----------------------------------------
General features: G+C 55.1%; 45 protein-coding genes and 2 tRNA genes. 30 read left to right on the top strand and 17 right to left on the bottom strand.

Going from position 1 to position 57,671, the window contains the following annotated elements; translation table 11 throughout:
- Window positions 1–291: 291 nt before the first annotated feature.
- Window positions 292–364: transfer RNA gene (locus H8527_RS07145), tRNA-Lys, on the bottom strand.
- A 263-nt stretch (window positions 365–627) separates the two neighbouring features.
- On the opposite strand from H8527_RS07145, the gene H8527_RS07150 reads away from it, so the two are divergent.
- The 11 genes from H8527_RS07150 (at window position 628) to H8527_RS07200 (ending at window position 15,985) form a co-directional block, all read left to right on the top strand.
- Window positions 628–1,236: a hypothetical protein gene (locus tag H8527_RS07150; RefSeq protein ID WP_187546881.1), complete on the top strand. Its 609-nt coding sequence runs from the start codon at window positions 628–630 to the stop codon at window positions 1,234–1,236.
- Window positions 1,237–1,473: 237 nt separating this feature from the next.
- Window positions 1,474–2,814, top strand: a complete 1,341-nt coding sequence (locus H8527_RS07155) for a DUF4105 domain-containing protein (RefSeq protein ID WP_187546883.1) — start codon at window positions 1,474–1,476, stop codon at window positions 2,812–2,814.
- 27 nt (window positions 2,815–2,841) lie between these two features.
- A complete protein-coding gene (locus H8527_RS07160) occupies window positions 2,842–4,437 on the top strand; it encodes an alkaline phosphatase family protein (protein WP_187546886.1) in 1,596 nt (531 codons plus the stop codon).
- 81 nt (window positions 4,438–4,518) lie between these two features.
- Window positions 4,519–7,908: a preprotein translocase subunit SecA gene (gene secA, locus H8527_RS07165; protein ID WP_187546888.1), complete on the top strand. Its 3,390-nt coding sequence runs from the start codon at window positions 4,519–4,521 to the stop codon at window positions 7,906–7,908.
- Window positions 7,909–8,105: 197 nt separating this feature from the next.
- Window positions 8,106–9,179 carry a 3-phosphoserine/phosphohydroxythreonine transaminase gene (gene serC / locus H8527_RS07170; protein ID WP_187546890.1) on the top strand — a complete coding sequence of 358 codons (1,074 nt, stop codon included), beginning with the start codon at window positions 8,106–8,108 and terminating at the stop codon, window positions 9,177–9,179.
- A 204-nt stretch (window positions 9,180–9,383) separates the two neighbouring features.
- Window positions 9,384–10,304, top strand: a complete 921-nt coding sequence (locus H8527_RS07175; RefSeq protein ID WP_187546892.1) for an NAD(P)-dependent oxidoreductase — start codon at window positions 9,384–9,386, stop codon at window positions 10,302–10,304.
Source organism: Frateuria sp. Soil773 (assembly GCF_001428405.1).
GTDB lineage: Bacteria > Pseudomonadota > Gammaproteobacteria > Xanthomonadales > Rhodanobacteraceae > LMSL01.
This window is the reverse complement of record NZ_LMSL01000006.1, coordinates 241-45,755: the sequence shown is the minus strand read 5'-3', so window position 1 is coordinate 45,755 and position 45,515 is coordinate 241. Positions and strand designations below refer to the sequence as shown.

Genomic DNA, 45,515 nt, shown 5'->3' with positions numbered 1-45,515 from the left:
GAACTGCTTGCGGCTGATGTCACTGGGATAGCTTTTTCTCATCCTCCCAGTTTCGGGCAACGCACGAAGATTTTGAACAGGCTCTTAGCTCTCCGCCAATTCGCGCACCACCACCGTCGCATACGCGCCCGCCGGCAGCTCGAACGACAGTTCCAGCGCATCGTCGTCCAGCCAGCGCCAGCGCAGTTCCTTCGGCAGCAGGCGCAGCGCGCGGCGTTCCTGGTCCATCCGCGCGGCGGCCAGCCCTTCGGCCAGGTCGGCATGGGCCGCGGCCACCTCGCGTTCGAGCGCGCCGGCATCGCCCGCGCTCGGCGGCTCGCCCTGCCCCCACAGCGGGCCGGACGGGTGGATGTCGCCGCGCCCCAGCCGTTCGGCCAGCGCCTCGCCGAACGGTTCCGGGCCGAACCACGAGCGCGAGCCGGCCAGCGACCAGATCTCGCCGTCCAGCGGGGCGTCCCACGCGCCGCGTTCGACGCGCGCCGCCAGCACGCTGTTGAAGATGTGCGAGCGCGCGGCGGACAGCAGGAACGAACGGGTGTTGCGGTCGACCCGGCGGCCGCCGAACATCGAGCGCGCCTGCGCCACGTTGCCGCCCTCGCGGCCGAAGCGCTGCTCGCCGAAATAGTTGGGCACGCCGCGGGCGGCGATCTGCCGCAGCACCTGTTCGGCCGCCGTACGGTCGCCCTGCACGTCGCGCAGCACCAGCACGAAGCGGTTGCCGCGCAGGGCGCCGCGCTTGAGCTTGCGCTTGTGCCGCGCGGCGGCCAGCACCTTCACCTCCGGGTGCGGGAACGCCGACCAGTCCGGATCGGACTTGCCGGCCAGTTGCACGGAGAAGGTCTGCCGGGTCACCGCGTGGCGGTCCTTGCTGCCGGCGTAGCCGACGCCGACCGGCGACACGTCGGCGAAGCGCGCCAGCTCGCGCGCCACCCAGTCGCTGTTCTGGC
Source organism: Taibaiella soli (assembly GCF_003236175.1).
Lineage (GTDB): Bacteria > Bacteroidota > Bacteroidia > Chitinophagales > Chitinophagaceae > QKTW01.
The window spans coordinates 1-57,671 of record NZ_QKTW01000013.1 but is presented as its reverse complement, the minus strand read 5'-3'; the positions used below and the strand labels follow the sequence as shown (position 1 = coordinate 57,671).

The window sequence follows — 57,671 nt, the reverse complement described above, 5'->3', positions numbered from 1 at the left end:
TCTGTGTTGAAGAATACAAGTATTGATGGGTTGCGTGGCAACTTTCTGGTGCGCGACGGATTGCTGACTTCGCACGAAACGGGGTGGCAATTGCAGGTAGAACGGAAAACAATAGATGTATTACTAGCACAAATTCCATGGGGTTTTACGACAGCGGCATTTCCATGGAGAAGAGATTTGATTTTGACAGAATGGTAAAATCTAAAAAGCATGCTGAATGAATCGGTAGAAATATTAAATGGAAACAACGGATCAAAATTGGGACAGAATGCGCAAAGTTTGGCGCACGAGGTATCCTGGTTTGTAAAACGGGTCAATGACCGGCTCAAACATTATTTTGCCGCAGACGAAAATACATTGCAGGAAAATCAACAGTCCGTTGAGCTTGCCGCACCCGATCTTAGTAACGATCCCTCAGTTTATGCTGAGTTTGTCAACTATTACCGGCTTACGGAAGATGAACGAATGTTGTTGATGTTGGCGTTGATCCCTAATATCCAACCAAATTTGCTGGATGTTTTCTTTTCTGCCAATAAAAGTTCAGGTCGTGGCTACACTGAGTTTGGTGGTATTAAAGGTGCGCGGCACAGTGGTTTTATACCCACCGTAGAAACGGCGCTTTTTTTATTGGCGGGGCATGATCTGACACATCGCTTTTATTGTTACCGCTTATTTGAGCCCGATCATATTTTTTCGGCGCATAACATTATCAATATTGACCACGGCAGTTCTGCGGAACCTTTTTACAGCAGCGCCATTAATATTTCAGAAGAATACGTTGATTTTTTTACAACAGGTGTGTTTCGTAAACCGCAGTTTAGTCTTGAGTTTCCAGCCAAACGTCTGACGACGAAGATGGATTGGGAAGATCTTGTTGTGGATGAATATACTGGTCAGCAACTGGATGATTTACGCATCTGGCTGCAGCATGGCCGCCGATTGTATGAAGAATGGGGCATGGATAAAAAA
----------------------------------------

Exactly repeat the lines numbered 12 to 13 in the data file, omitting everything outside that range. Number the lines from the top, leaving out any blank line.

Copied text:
- A complete protein-coding gene (locus H8527_RS07160) occupies window positions 2,842–4,437 on the top strand; it encodes an alkaline phosphatase family protein (protein WP_187546886.1) in 1,596 nt (531 codons plus the stop codon).
- 81 nt (window positions 4,438–4,518) lie between these two features.